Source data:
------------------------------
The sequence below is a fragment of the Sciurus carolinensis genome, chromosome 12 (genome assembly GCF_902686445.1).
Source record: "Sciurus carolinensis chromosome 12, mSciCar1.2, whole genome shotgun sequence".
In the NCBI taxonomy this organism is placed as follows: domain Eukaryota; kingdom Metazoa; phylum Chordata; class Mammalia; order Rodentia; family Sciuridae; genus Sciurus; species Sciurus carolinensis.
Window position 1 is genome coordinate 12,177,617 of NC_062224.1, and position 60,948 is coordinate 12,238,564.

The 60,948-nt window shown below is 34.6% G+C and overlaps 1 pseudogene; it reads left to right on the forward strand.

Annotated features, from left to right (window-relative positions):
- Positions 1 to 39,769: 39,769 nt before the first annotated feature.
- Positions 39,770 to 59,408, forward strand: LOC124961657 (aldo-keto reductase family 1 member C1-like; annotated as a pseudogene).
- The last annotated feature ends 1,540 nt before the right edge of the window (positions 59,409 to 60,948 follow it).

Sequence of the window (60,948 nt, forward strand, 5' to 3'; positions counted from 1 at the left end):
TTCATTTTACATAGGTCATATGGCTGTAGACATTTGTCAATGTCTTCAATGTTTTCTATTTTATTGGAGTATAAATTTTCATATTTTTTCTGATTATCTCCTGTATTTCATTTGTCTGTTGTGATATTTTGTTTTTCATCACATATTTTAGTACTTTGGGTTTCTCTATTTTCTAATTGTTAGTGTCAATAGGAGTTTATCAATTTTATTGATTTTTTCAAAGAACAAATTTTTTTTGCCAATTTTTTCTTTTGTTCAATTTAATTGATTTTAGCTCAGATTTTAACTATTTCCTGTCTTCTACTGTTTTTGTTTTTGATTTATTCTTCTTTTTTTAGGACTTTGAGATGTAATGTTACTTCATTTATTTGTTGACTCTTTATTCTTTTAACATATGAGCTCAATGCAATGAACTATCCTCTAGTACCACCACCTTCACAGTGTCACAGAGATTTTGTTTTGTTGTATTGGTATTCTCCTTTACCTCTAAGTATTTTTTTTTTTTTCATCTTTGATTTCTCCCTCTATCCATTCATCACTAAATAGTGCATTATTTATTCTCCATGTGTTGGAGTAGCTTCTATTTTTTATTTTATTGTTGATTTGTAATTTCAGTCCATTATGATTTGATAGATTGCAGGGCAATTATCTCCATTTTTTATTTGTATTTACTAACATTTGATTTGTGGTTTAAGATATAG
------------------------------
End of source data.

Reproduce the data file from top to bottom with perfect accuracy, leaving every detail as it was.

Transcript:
The sequence below is a fragment of the Sciurus carolinensis genome, chromosome 12 (genome assembly GCF_902686445.1).
Source record: "Sciurus carolinensis chromosome 12, mSciCar1.2, whole genome shotgun sequence".
In the NCBI taxonomy this organism is placed as follows: domain Eukaryota; kingdom Metazoa; phylum Chordata; class Mammalia; order Rodentia; family Sciuridae; genus Sciurus; species Sciurus carolinensis.
Window position 1 is genome coordinate 12,177,617 of NC_062224.1, and position 60,948 is coordinate 12,238,564.

The 60,948-nt window shown below is 34.6% G+C and overlaps 1 pseudogene; it reads left to right on the forward strand.

Annotated features, from left to right (window-relative positions):
- Positions 1 to 39,769: 39,769 nt before the first annotated feature.
- Positions 39,770 to 59,408, forward strand: LOC124961657 (aldo-keto reductase family 1 member C1-like; annotated as a pseudogene).
- The last annotated feature ends 1,540 nt before the right edge of the window (positions 59,409 to 60,948 follow it).

Sequence of the window (60,948 nt, forward strand, 5' to 3'; positions counted from 1 at the left end):
TTCATTTTACATAGGTCATATGGCTGTAGACATTTGTCAATGTCTTCAATGTTTTCTATTTTATTGGAGTATAAATTTTCATATTTTTTCTGATTATCTCCTGTATTTCATTTGTCTGTTGTGATATTTTGTTTTTCATCACATATTTTAGTACTTTGGGTTTCTCTATTTTCTAATTGTTAGTGTCAATAGGAGTTTATCAATTTTATTGATTTTTTCAAAGAACAAATTTTTTTTGCCAATTTTTTCTTTTGTTCAATTTAATTGATTTTAGCTCAGATTTTAACTATTTCCTGTCTTCTACTGTTTTTGTTTTTGATTTATTCTTCTTTTTTTAGGACTTTGAGATGTAATGTTACTTCATTTATTTGTTGACTCTTTATTCTTTTAACATATGAGCTCAATGCAATGAACTATCCTCTAGTACCACCACCTTCACAGTGTCACAGAGATTTTGTTTTGTTGTATTGGTATTCTCCTTTACCTCTAAGTATTTTTTTTTTTTTCATCTTTGATTTCTCCCTCTATCCATTCATCACTAAATAGTGCATTATTTATTCTCCATGTGTTGGAGTAGCTTCTATTTTTTATTTTATTGTTGATTTGTAATTTCAGTCCATTATGATTTGATAGATTGCAGGGCAATTATCTCCATTTTTTATTTGTATTTACTAACATTTGATTTGTGGTTTAAGATATAG